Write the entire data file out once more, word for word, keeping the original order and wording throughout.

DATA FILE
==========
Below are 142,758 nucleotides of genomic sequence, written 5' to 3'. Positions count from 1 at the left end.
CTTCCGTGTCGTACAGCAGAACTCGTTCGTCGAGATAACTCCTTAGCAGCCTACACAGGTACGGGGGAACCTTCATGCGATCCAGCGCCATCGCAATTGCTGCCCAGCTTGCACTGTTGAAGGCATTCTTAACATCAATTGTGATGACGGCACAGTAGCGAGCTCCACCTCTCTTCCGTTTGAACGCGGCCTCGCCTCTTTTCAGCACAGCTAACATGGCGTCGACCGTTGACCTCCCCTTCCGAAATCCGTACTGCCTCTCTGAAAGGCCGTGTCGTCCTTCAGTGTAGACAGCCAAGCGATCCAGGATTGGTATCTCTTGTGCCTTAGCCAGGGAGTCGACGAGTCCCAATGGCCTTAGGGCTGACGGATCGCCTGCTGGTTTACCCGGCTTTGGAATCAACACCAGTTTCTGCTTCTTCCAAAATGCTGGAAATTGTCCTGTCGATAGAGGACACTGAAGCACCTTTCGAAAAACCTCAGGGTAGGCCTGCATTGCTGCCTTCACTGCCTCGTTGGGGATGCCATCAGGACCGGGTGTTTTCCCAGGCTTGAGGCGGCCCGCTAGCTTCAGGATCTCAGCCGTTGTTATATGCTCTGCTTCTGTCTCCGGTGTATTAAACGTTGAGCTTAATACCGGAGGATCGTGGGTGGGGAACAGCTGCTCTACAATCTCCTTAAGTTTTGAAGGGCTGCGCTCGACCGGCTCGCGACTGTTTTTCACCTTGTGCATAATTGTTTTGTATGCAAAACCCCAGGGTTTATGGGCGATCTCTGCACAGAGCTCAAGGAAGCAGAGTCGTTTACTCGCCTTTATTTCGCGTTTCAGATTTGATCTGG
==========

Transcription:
Below are 142,758 nucleotides of genomic sequence, written 5' to 3'. Positions count from 1 at the left end.
CTTCCGTGTCGTACAGCAGAACTCGTTCGTCGAGATAACTCCTTAGCAGCCTACACAGGTACGGGGGAACCTTCATGCGATCCAGCGCCATCGCAATTGCTGCCCAGCTTGCACTGTTGAAGGCATTCTTAACATCAATTGTGATGACGGCACAGTAGCGAGCTCCACCTCTCTTCCGTTTGAACGCGGCCTCGCCTCTTTTCAGCACAGCTAACATGGCGTCGACCGTTGACCTCCCCTTCCGAAATCCGTACTGCCTCTCTGAAAGGCCGTGTCGTCCTTCAGTGTAGACAGCCAAGCGATCCAGGATTGGTATCTCTTGTGCCTTAGCCAGGGAGTCGACGAGTCCCAATGGCCTTAGGGCTGACGGATCGCCTGCTGGTTTACCCGGCTTTGGAATCAACACCAGTTTCTGCTTCTTCCAAAATGCTGGAAATTGTCCTGTCGATAGAGGACACTGAAGCACCTTTCGAAAAACCTCAGGGTAGGCCTGCATTGCTGCCTTCACTGCCTCGTTGGGGATGCCATCAGGACCGGGTGTTTTCCCAGGCTTGAGGCGGCCCGCTAGCTTCAGGATCTCAGCCGTTGTTATATGCTCTGCTTCTGTCTCCGGTGTATTAAACGTTGAGCTTAATACCGGAGGATCGTGGGTGGGGAACAGCTGCTCTACAATCTCCTTAAGTTTTGAAGGGCTGCGCTCGACCGGCTCGCGACTGTTTTTCACCTTGTGCATAATTGTTTTGTATGCAAAACCCCAGGGTTTATGGGCGATCTCTGCACAGAGCTCAAGGAAGCAGAGTCGTTTACTCGCCTTTATTTCGCGTTTCAGATTTGATCTGG